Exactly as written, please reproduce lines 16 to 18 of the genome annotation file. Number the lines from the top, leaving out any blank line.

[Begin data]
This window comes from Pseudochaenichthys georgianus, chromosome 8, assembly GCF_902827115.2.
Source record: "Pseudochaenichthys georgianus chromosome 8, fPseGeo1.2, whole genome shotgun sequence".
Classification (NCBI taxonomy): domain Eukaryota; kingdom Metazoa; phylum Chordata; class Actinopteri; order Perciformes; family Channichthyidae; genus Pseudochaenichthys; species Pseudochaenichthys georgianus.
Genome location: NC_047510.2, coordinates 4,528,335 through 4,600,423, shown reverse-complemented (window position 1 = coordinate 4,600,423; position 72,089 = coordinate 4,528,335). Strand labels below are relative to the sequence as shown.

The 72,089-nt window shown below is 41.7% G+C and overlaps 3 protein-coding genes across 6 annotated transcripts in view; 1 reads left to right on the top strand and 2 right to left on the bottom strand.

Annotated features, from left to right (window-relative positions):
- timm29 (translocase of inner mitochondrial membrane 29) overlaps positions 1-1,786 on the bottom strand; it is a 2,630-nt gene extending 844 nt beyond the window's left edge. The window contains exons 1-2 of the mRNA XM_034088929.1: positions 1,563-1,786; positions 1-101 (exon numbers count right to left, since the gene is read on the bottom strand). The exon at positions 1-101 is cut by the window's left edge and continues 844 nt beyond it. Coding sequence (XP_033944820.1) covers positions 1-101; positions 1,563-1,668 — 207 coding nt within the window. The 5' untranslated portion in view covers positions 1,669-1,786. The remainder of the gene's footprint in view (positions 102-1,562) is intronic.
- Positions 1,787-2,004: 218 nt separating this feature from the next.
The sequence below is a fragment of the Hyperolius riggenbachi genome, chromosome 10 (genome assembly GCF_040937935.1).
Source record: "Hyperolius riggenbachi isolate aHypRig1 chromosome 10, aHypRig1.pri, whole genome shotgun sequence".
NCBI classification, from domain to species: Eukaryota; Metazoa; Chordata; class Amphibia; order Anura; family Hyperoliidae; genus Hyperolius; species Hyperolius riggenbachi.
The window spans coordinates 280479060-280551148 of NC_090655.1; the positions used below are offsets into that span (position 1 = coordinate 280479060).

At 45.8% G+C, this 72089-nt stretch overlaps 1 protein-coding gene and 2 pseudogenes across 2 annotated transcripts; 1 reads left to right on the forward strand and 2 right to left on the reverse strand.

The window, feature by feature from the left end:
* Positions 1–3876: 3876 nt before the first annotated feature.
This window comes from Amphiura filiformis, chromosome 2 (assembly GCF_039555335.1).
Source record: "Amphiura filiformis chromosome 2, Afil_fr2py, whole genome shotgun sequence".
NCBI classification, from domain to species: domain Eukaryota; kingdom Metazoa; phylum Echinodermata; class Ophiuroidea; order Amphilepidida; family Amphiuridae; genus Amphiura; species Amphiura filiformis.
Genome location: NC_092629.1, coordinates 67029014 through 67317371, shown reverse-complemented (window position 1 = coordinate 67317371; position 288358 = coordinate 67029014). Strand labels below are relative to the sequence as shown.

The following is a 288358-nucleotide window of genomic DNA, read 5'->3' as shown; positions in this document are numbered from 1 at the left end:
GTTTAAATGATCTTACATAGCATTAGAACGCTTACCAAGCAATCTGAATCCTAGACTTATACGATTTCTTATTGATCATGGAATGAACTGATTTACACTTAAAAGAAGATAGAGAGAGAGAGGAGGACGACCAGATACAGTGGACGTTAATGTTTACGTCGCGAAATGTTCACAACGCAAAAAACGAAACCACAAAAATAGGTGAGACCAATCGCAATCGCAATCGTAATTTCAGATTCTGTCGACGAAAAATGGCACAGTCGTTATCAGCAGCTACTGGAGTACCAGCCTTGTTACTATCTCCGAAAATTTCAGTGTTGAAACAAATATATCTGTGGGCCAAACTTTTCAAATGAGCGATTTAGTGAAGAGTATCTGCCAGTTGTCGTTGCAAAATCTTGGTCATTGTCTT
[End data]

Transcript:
This window comes from Amphiura filiformis, chromosome 2 (assembly GCF_039555335.1).
Source record: "Amphiura filiformis chromosome 2, Afil_fr2py, whole genome shotgun sequence".
NCBI classification, from domain to species: domain Eukaryota; kingdom Metazoa; phylum Echinodermata; class Ophiuroidea; order Amphilepidida; family Amphiuridae; genus Amphiura; species Amphiura filiformis.